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42 (2004b, pp. 1516), Larrigan (2004, p. 78), and Brothers and Because most of these activities will require prizes to Simmons (2004, p. 105) share the following ideas: ensure participation, it is helpful to develop prize guidelines. Messenger (2004b) recommends that most prizes be in the · Adopt a runway $20 to $30 range, and include items such as gift cards, FOD Community organizations can be invited to adopt a hats and other clothing items, or a free dinner for two. Grand runway or ramp, and the airport can periodically close prize drawings may include a set of FOD control tools, theatre that pavement to allow the sponsor to clean the area of tickets, or tickets to local athletic events. Airports may find debris. it useful to survey personnel to gather additional ideas. In any · Committee tours event, prizes should be advertised when promoting FOD By allowing a FOD committee to hold a meeting as awareness or FOD special events. they tour the AOA members may be able to identify problem areas or issues. This knowledge will allow In addition, airports may implement promotional tools the committee to better formulate strategies to prevent such as FOD seminars, FOD workshops or conferences, FOD at the airport. FOD lessons-learned, FOD bulletin boards, safety report- · Incentive program ing drop-boxes, and electronic reporting through websites Allows personnel to nominate an employee who has or e-mail. Airports may also find it useful to develop meth- been especially effective at removing or preventing ods to exchange safety-related information with other air- FOD, whereby that employee is rewarded with a gift port operators. card or other incentive. · Caught in the act CURRENT AIRPORT TRAINING, PROMOTION, By rewarding employees on the spot for effective AND MANAGEMENT PRACTICES FOD removal/prevention, the motivation to continue being proactive in this regard should persist. Programs and Practices in Use · Cleanest gate award Personnel with the cleanest gate area may be rewarded When queried about the types of FOD awareness programs and practices currently in use, participating airports shared a with the "Cleanest Gate of the Day Award." · FOD holiday tree wide variety of programs. As seen in Figure 35, the most com- mon method for promoting FOD awareness is through letters, Personnel can decorate trees during the holiday season notices, or bulletins. To stay abreast of current best practices, with debris that has been collected during the year. many participating airports also make use of methods to · FOD poster contest exchange FOD information with other airport operators. How- Personnel can submit designs for posters to be dis- ever, this method of information exchange is less common played around the workplace. among smaller airports. Almost one-third also use FOD bul- · Guess the number of FOD items in the jar letin boards, safety reporting drop-boxes, or electronic report- Smaller pieces of FOD can be collected, retained, ing through websites or e-mail. counted, and placed in a plastic jar. Personnel can then guess the number of items in a jar, while also getting a better idea of the types of FOD col- Level of Importance lected. Entering individuals into a prize drawing and awarding t-shirts to winners may be appreciated by Airports were also queried about the level of importance var- personnel. ious groups at the airport place on promoting and supporting · FOD awareness test FOD awareness, as well as ensuring that debris are discovered A 10 to 15 question multiple-choice test based on the and promptly removed. As seen in Figure 36, participating FOD management program or FOD Standard Oper- airports indicated that airport operations personnel place the ating Procedure can be developed. highest importance on FOD awareness. Airport management By placing these tests in a central location near a and airport maintenance personnel also place a high emphasis drop-box, personnel can challenge their knowledge on FOD awareness. According to participating airports, some- and enter to win various prizes. what less importance is placed on FOD awareness by other · FOD inventories groups, such as air carriers, hangar tenants, concessionaires, By sorting FOD collected from the AOA, an airport and FBOs and ground support companies. can possibly identify the company/personnel respon- sible for generating the debris and ask them to con- Participation sider the importance of good housekeeping practices. · FOD crossword puzzle To be successful, a FOD management program requires partic- A crossword puzzle of FOD terms can be developed, ipation by more than airport operations personnel. To guide the with those personnel correctly completing the puzzle level of involvement by others, airports were asked which ten- eligible to win prizes. ants play an active part in the FOD management program.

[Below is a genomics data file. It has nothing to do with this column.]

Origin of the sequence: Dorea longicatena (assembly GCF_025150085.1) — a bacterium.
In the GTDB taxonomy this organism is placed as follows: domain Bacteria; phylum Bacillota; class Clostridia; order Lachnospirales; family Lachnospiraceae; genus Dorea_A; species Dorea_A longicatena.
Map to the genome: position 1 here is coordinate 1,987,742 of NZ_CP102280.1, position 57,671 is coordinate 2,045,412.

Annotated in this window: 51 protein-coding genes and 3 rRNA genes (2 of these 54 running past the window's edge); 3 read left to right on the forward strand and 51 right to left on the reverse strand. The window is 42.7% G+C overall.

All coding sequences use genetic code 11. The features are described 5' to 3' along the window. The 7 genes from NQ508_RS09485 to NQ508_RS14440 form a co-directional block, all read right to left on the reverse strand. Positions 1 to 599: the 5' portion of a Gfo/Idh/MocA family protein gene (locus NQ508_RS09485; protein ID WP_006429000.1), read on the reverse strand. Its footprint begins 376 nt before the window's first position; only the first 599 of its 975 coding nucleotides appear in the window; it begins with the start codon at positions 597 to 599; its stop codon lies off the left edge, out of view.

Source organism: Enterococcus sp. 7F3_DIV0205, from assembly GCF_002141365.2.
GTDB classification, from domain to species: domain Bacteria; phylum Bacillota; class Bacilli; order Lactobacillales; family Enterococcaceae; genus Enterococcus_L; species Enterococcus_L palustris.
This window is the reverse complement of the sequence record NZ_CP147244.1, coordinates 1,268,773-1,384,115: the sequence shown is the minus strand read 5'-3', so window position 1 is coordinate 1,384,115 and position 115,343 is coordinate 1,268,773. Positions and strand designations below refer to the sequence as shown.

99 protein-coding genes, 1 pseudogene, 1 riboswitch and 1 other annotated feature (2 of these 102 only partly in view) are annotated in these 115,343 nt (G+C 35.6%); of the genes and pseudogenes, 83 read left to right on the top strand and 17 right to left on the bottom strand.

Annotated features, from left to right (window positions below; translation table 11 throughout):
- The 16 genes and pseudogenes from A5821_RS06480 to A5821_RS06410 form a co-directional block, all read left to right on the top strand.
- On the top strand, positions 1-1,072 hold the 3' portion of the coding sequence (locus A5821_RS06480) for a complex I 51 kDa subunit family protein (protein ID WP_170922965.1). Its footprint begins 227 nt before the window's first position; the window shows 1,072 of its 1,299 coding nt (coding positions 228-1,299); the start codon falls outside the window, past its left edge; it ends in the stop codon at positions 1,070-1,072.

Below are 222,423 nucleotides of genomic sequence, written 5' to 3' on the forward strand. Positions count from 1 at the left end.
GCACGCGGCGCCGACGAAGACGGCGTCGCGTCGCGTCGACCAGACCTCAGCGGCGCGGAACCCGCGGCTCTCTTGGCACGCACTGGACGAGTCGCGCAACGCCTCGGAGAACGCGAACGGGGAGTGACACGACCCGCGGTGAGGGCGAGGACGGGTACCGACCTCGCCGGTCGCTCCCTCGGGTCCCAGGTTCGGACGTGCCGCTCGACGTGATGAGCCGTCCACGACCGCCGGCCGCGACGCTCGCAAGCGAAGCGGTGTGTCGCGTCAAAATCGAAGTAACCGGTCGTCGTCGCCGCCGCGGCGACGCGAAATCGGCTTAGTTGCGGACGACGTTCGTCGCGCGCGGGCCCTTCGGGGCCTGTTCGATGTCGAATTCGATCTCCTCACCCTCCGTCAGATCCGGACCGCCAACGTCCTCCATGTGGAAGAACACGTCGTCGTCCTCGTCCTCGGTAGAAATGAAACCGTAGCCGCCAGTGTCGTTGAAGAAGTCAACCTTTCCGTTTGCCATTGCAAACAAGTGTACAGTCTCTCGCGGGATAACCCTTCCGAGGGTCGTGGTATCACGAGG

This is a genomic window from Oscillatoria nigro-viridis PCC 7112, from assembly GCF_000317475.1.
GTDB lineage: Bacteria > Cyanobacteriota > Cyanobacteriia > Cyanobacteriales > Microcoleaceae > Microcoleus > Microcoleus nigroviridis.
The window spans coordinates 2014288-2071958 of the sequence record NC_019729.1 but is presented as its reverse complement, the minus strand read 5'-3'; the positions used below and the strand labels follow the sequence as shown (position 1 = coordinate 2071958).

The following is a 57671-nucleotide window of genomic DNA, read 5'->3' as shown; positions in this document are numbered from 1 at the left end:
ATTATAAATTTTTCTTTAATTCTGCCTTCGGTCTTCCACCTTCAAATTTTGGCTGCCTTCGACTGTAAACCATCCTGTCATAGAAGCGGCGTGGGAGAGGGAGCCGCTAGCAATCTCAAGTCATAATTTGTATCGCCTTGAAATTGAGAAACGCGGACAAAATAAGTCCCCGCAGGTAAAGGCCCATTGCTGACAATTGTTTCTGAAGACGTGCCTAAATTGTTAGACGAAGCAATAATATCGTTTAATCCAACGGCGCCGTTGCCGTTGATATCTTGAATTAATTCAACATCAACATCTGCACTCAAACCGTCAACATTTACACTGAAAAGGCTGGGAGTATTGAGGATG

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43 FOD letters, notices, bulletins 52% Method to exchange info with airport... 36% FOD bulletin boards, safety reporting... 30% FOD lessons-learned 22% Tenant meetings 10% FOD walks 8% FOD seminars 8% New hire training 6% Ops/staff meetings 4% 0% 10% 20% 30% 40% 50% 60% FIGURE 35 FOD awareness programs and practices in use. Note: Participants were able to select all that apply. Thus, percentages do not total 100%. According to participating airports, air carriers and FBOs of participating airports have no specific person in charge of the played the most active role. However, hangar tenants, ground airport's FOD management program. Not one respondent indi- support companies, and military operators also played signif- cated that this duty was carried out by an outside consultant. icant roles, with concessionaires playing a very minor role. When analyzing responses to this issue by airport hub size, it is common among all airports other than large hubs to have no specific person in charge of the FOD management program. Additional Practices Likewise, it is most common among large hubs to have the FOD management duties carried out by a current employee as FOD Manager part of existing job duties. Only 17% of participating airports mentioned that they employ a FOD manager with responsibility for the airport's Training Program FOD management program. One-half of respondents explained that these FOD management duties are carried out by an To determine if airports have a training program for the purpose employee as part of their existing job responsibilities. One-third of increasing employee awareness of the causes and effects of Airport operations personnel 86% Airport management 80% Airport maintenance personnel 78% FBOs, Ground support companies 62% Air carriers 58% Hangar tenants 48% Concessionnaires 22% 0% 20% 40% 60% 80% 100% FIGURE 36 Importance placed on FOD awareness programs. Note: Participants were able to select all that apply. Thus, percentages do not total 100%.
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44 FOD and promoting active employee participation in eliminat- tions, 42% said there had been no adaptation. Of the adapta- ing causes of foreign object damage, airports were asked if they tion that has taken place, the use of more frequent inspections currently operate a FOD training program. Almost one-half appeared to be the most common (33%). (47%) of respondents indicated they do have a FOD training program, whereas 53% do not. Additional Resources Quality Assurance When presented with the possibility of acquiring additional resources for enhancing a FOD management program, more When queried about the methods used by airports to ensure than 70% indicated they would acquire equipment or technol- the quality of a FOD management program, more than three- ogy for detection and/or removal. The second and third most quarters of participants explained that management oversight common answers, respectively, were more frequent inspec- was used. More than half also indicated that initial and recur- tions and more effective training of personnel. rent training was used. Only 24% relied on equipment, tech- nology, or internal audits to ensure quality. Liability Adaptations During Low Visibility and Nighttime Concerning the liability associated with FOD hazards, one question asked participating airports how many insurance or Of concern with any FOD management program is the abil- other claims resulting from FOD had been made at their air- ity of personnel to detect and remove debris during reduced port during the past 24 months by air carriers, FBOs, or oth- visibility and nighttime conditions. When asked how their ers. The vast majority (71%) indicated that no claims had airport had adapted its FOD management program to ensure been filed, whereas 10% indicated that fewer than five claims effectiveness during reduced visibility and nighttime condi- had been filed; almost 15% were not sure.